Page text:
Rural Missouri to Receive Tele-Medicine Healthcare Support
HARRISONVILLE, MO – Congresswoman Vicky Hartzler (MO-04) today announced important USDA grant funding which will help rural Missouri communities connect with telemedicine networks. These networks help deliver healthcare services for families in remote areas that may not have direct access to clinics or hospitals. This grant funding, which totals over $1.06 million, stems from the FY2018 Omnibus bill which Hartzler supported.
“Telemedicine is an effective way to provide health care assistance and education to our rural communities. This grant funding will expand service and support to these areas,” said Congresswoman Vicky Hartzler, who supported this funding in the FY2018 Omnibus bill. “Health care is one of the largest concerns facing families in Missouri, and although this is not the only solution to our health care challenges, telemedicine uses technology to help overcome barriers caused by distance or lack of access to health care facilities for those who can’t travel,” added Hartzler, who has been a long-time advocate for health care improvements in rural areas and for seniors.
The funding was awarded to the following groups:
Lester E. Cox Medical Centers, which include facilities in Barton and Laclede County, receive $235,472 in rural development funding to connect children in schools with a telemedicine network to deliver direct-to-patient care for rural communities. The project will equip 17 rural schools and eight rural clinics with telemedicine capabilities, increasing access to quality healthcare for 30,000 rural residents. The project will include improving tele-conferencing equipment to serve childhood illnesses and increasing access to opioid treatment in rural clinics. CoxHealth serves 24 mainly rural counties in southwest Missouri.
Lake Regional Health System, which has facilities in multiple counties including Laclede, Morgan, and Camden County, will receive $443,417 in rural development funding to establish the Lake Regional Mid-Missouri Telemedicine Program, which will provide specialty physician telemedicine care. The project will establish synchronous, tele-conferencing equipment with interactive medical devices within 13 facilities in five rural mid-Missouri counties serving over 35,000 rural residents. The network will also be used to keep healthcare providers aware of the latest innovations in healthcare and allow easier access to continuing education and other required training. A new and much needed facet of the telehealth resources will include behavioral and other counseling services, including opioid misuse treatment.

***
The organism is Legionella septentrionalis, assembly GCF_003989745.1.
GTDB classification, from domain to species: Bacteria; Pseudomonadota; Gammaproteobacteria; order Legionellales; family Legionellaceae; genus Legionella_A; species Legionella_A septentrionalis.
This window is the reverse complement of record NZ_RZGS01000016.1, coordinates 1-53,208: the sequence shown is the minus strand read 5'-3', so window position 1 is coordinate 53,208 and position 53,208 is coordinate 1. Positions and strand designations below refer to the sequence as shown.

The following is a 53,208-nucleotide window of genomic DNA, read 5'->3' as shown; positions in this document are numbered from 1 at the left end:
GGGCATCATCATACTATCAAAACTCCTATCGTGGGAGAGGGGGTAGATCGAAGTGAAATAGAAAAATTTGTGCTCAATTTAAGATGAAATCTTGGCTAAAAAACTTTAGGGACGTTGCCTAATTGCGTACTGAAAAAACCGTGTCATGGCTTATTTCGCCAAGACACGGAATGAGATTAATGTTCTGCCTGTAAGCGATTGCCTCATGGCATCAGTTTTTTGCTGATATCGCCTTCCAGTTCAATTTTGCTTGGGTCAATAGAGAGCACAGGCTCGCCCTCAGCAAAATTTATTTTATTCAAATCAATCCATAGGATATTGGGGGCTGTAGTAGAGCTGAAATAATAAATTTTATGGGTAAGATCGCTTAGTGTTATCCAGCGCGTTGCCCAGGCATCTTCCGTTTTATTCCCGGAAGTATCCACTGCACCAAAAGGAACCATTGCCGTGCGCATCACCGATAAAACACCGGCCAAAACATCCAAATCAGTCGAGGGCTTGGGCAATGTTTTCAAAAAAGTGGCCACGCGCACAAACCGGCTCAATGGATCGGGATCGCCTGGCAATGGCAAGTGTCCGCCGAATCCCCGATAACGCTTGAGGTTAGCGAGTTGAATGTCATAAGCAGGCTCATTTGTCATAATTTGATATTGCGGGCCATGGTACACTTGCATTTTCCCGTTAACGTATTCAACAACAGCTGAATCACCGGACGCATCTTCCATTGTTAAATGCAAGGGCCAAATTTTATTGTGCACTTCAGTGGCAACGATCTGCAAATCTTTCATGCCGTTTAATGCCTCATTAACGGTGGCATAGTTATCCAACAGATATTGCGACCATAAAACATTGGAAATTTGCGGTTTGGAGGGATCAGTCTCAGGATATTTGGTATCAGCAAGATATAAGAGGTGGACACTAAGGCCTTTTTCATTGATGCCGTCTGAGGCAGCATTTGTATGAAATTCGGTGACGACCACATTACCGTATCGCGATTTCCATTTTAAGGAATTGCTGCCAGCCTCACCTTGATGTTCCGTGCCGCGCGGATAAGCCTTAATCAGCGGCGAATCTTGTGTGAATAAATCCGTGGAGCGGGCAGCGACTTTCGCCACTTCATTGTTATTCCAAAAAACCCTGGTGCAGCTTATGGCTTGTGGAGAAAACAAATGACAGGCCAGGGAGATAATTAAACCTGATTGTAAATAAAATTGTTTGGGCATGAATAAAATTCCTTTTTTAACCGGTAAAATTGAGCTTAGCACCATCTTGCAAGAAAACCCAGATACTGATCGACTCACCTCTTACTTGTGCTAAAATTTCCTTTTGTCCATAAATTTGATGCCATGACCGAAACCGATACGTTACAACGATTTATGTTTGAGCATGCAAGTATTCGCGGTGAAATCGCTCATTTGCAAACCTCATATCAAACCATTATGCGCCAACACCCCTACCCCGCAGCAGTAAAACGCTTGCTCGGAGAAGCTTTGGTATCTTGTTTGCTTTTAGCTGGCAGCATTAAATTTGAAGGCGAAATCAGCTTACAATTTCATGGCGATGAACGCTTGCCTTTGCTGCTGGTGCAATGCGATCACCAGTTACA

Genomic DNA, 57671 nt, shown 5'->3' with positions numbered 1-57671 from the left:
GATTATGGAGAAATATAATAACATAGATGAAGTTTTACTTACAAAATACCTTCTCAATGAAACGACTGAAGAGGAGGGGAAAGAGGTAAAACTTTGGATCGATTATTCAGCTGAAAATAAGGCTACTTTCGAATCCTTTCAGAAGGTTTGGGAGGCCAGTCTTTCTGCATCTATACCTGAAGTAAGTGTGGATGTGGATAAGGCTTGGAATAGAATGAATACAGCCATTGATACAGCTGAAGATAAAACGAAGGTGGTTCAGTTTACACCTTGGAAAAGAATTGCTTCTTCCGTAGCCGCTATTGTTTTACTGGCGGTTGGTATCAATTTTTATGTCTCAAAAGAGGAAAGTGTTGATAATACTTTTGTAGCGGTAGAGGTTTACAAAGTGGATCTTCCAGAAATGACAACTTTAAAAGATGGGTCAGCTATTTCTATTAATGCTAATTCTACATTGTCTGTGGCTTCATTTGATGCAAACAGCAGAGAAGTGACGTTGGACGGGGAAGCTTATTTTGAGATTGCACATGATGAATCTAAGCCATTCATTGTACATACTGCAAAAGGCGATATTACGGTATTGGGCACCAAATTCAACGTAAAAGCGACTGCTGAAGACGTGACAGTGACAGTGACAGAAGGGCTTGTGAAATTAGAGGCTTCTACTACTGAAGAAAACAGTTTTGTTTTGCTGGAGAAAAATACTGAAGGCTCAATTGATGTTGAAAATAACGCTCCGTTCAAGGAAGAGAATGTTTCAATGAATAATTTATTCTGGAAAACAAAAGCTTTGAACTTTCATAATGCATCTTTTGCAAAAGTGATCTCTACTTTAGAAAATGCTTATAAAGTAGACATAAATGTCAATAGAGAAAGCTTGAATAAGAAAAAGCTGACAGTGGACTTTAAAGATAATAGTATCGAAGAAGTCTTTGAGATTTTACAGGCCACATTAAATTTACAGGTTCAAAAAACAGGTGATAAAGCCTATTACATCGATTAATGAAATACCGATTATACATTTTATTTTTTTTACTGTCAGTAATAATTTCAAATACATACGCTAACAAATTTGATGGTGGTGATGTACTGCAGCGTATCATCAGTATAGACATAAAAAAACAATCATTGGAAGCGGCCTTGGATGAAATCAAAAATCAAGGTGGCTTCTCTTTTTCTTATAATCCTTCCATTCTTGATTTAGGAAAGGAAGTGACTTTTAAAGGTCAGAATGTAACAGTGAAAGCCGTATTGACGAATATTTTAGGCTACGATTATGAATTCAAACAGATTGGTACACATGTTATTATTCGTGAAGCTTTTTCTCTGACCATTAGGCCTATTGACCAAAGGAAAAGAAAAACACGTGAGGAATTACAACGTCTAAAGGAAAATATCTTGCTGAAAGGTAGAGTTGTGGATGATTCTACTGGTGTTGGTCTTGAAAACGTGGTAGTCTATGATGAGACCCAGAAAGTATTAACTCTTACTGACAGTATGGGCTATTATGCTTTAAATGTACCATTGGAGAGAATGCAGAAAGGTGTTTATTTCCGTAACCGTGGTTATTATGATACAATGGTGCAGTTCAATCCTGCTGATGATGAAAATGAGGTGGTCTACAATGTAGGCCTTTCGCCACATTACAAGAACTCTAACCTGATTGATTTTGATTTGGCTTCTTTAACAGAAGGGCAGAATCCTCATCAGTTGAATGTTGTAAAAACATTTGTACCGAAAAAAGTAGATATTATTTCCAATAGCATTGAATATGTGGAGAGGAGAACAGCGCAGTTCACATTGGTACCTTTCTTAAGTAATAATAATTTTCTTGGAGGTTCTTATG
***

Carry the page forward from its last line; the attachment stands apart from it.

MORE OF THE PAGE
Great Circle, which serves multiples counties including Boone, Laclede, and Pulaski County, will receive $385,777 in rural development funding to purchase and install interactive telemedicine equipment. This project will implement mobile telehealth equipment that can deliver specialty telehealth services in several counties including Pulaski. Specialty care will include psychological services and behavioral therapy at seven health care facilities, benefiting over 2,600 patients. Great Circle will increase the number of youth and families receiving therapy by 41 percent and the number of youth served over two years by 56 percent.
“The use of technology has proven effective in advancing healthcare solutions and education in rural communities, and this funding will help advance efforts to improve quality of care in our rural communities,” added Hartzler.